In 2006, the French Government awarded him the Chevalier de l'Ordre des Arts et des Lettres for accomplishments in the international art world.[2] In 2003, his exhibition, Kazimir Malevich: Suprematism, received the award for Best Monographic Exhibition Organized Nationally from the International Association of Art Critics,[1] who also awarded him 2nd place in 1996 in the same category for Max Beckmann in Exile.


The following is a collection of approximately one third the exhibits Drutt has organized:

  • Mediascape, Guggenheim Museum Soho, June 14 - September 15, 1996
  • Guggenheim Virtual Museum, a collaboration with Asymptote Architects, Solomon R. Guggenheim Museum, launched March 2, 1998
  • The Art of the Motorcycle, Solomon R. Guggenheim Museum, June 26 - September 20, 1998. Traveled until 2003.
  • Bill Fontana: Acoustical Visions of Venice, 48th Venice Biennale, June 13 - November 30, 1999
  • Amazons of the Avant-Garde. Six Russian Artists: Alexandra Exter, Natalia Goncharova, Liubov Popova, Olga Rozanova, Varvara Stepanova, and Nadezhda Udaltsova. Traveled (1999-2001)
  • Marie Lorenz: Narrative/Memory/Navigation, Artpace San Antonio, July 26 - October 14, 2007
  • Anton Ginzburg: At the Back of the North Wind, 54th Venice Biennale, June 1 - November 27, 2011
  • Chris Marker. Selected Works: 1951 - 2011, Louise Blouin Foundation, London. October 9 - November 3, 2012
  • Gifts of Contemporary Art to The State Hermitage Museum on the Occasion of its 250th Anniversary, State Hermitage Museum, St. Petersburg, November 2014 - February 2015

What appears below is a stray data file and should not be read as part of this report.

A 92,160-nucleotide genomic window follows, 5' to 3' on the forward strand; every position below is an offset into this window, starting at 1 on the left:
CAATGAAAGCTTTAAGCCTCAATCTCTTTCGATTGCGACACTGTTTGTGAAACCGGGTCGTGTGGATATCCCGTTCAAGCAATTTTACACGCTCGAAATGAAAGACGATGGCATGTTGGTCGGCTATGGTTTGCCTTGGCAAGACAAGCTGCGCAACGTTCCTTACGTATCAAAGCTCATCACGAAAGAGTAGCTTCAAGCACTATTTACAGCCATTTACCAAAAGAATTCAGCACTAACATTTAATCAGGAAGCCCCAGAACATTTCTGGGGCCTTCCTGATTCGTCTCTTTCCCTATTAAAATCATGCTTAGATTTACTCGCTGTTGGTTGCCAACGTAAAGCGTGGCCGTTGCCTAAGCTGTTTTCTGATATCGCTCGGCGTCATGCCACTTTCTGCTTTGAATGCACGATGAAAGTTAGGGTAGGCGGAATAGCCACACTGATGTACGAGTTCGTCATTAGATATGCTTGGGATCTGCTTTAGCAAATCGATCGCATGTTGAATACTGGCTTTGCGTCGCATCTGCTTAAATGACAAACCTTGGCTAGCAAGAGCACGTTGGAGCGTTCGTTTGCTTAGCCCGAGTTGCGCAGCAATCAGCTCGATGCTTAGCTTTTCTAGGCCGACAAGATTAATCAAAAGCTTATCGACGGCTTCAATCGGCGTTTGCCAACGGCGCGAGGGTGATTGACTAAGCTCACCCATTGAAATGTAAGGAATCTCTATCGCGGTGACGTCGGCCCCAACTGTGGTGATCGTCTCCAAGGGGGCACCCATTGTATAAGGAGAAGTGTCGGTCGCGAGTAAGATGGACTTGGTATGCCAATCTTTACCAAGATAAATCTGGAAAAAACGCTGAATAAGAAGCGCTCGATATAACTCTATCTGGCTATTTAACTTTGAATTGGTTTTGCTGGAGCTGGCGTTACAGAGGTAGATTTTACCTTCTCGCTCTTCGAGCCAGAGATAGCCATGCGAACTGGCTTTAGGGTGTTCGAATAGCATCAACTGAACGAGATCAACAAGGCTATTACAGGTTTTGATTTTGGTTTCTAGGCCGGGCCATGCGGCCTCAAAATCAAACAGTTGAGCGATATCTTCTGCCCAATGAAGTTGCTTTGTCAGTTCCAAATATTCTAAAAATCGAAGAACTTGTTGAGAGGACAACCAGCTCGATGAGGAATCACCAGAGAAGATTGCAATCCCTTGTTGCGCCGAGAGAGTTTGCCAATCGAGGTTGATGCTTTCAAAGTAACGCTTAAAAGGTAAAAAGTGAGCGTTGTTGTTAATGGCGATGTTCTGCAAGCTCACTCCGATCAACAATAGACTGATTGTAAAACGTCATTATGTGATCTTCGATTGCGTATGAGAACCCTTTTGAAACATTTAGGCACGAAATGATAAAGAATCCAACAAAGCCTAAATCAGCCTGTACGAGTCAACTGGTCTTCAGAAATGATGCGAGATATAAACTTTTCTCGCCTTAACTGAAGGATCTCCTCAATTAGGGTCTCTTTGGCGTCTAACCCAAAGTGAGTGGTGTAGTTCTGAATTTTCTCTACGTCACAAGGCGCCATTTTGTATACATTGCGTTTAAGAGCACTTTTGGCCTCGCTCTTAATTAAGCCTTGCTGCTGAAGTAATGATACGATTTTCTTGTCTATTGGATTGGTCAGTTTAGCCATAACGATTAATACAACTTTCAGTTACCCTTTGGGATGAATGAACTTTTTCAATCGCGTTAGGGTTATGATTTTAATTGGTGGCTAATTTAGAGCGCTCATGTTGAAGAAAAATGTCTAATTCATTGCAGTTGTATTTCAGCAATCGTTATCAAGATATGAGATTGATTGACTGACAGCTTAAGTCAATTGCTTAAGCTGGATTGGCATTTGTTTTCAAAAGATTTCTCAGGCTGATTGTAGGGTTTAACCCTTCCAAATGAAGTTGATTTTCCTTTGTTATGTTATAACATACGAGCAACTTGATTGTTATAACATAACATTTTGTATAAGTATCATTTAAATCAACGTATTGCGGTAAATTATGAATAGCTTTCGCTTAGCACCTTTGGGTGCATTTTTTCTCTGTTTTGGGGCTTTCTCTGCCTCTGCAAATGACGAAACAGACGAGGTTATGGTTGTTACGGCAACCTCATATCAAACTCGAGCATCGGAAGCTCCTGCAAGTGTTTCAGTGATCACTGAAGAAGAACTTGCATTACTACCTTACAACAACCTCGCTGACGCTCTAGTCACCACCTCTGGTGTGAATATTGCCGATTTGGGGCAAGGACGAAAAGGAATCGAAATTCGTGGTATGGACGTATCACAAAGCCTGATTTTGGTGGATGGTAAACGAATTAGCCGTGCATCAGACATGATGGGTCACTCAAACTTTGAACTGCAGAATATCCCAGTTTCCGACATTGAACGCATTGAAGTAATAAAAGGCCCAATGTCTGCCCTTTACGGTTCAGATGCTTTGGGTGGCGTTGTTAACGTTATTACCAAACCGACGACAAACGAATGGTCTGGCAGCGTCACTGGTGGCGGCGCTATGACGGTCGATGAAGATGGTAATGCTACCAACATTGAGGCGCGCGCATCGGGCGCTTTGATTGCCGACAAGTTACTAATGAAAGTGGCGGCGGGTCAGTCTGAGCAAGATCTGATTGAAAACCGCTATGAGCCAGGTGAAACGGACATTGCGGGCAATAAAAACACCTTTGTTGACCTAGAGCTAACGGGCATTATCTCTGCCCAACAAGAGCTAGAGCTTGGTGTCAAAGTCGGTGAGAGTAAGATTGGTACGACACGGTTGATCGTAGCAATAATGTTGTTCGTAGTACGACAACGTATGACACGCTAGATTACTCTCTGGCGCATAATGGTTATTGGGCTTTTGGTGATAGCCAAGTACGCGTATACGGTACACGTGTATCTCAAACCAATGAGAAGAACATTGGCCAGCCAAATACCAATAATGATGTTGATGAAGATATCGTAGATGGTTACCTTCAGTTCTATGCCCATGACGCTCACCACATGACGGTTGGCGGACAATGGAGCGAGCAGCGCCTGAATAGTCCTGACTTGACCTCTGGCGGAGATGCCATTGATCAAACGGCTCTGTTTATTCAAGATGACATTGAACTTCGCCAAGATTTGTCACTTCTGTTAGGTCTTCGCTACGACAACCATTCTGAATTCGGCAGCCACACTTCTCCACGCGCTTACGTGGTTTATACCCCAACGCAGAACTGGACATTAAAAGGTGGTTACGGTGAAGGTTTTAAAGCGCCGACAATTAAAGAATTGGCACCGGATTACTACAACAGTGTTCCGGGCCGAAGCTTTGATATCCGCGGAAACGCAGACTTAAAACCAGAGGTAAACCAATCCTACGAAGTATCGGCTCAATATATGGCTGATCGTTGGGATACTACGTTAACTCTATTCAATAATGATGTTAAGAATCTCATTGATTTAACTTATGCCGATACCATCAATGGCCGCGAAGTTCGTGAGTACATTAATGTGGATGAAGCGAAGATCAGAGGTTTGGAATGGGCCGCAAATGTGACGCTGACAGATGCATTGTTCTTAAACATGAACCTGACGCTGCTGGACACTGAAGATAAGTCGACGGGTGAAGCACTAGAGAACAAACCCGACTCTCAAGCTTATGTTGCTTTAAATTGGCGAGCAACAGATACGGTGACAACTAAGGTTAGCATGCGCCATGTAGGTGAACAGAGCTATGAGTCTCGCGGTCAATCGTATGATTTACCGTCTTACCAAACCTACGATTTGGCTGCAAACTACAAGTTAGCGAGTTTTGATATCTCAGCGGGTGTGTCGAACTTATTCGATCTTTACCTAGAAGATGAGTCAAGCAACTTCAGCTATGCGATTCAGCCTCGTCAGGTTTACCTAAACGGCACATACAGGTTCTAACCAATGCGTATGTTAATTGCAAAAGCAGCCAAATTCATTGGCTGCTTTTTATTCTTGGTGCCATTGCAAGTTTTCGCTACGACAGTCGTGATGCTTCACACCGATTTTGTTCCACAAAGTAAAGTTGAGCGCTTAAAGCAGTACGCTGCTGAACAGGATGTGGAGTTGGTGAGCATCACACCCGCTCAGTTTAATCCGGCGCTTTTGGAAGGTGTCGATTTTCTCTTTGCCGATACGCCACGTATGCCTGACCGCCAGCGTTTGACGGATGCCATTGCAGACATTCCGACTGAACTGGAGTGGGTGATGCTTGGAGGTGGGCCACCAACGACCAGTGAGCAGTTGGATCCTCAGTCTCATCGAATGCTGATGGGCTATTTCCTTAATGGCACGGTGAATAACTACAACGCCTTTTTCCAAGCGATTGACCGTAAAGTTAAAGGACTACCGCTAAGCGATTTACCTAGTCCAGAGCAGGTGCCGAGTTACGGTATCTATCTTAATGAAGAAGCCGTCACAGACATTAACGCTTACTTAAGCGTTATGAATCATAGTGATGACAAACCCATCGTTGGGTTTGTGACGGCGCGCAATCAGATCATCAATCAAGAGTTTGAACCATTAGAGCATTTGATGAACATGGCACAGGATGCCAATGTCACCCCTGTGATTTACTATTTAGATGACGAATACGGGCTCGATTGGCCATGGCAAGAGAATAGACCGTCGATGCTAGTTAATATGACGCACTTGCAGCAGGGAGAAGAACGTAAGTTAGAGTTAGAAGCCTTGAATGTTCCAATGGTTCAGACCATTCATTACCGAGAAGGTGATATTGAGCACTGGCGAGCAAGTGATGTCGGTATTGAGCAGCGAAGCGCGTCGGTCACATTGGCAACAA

Note that the following list doesn't include most exhibition catalogs Drutt has written, though many have been published. He wrote his first exhibition catalog in 1992, for Albert Paley: Sculptural Adornment at the Renwick Gallery, an exhibit by the Smithsonian Institution. It was published by the University of Washington Press in 1992.

  • 1998: Motorcycle Mania: The Biker Book (New York: Universe Books) - author
  • 2001: Thannhauser: The Thannhauser Collection of the Guggenheim Museum (New York: Solomon R. Guggenheim Foundation) - editor
  • 2009: 2004-2006 Artpace Residencies and Exhibitions (San Antonio: Artpace) - editor
  • 2010: "Bogota's Ascendant Art Scene" (summer Modern Painters) - author
  • 2012: Anton Ginzburg: At the Back of the North Wind, exhibition catalogue (Hatje Cantz Verlag: 54th Venice Biennale)
  • 2013: "The Armory Show 1913: A Centennial Reckoning," (February Art+Auction, pp. 74 – 79)
  • 2013: "Floating Face Down, Tethered with Cords," in Matthew Ronay: The Third Attention (Kentucky Museum of Art and Craft: Louisville)
  • 2013: "Currently Collecting: An Interview with Alvin Friedman-Kien," (June Art+Auction, p. 81)
  • 2013: “Olga de Amaral” (Modern Painters)
  • 2013: “Currently Collecting: An Interview with George Beylerian" (Art+Auction)
  • 2013: “Art & Technology,” in A Look Inside The AT&T Art Collection (Dallas: AT&T)


  1. ^ a b c d "Best Curator Houston 2004 -". Houston Press. 2004. Retrieved 2014-01-30.
  2. ^ a b c "Biography". Blouin ArtInfo. The Drutt Report. Retrieved 2014-01-30.
  3. ^ Rosenberg, Amy (March 29, 2009). "A discerning eye, a diva's fervor Helen Drutt lifted craft out of obscurity into artistry". Retrieved 2014-01-30.
  4. ^ a b c d e f g h i "Matthew Drutt". LinkedIn. Retrieved 2014-01-30.
  5. ^ a b c d " Speaker - Matthew Drutt". Retrieved 2014-01-30.
  6. ^ a b c Bennett, Steve (January 25, 2011). "Matthew Drutt leaves Artpace". Retrieved 2014-01-30.
  7. ^ Kazimir Malevich at the Encyclopædia Britannica
  8. ^ Malevich, Kasimir — A Dictionary of Twentieth-Century Art
  9. ^ Casimir Malevich — The Columbia Encyclopedia, Sixth Edition
  10. ^ Drutt, Matthew (Feb 18, 2003). Kazimir Malevich: Suprematism (1st ed.). Harry N. Abrams, Inc. p. 272. ISBN 978-0892072651.
  11. ^ a b c "Matthew Drutt taking up his post at Blouin Cultural Advisory Group". Art Media Agency. 21 May 2012. Retrieved 2014-01-30.

External linksEdit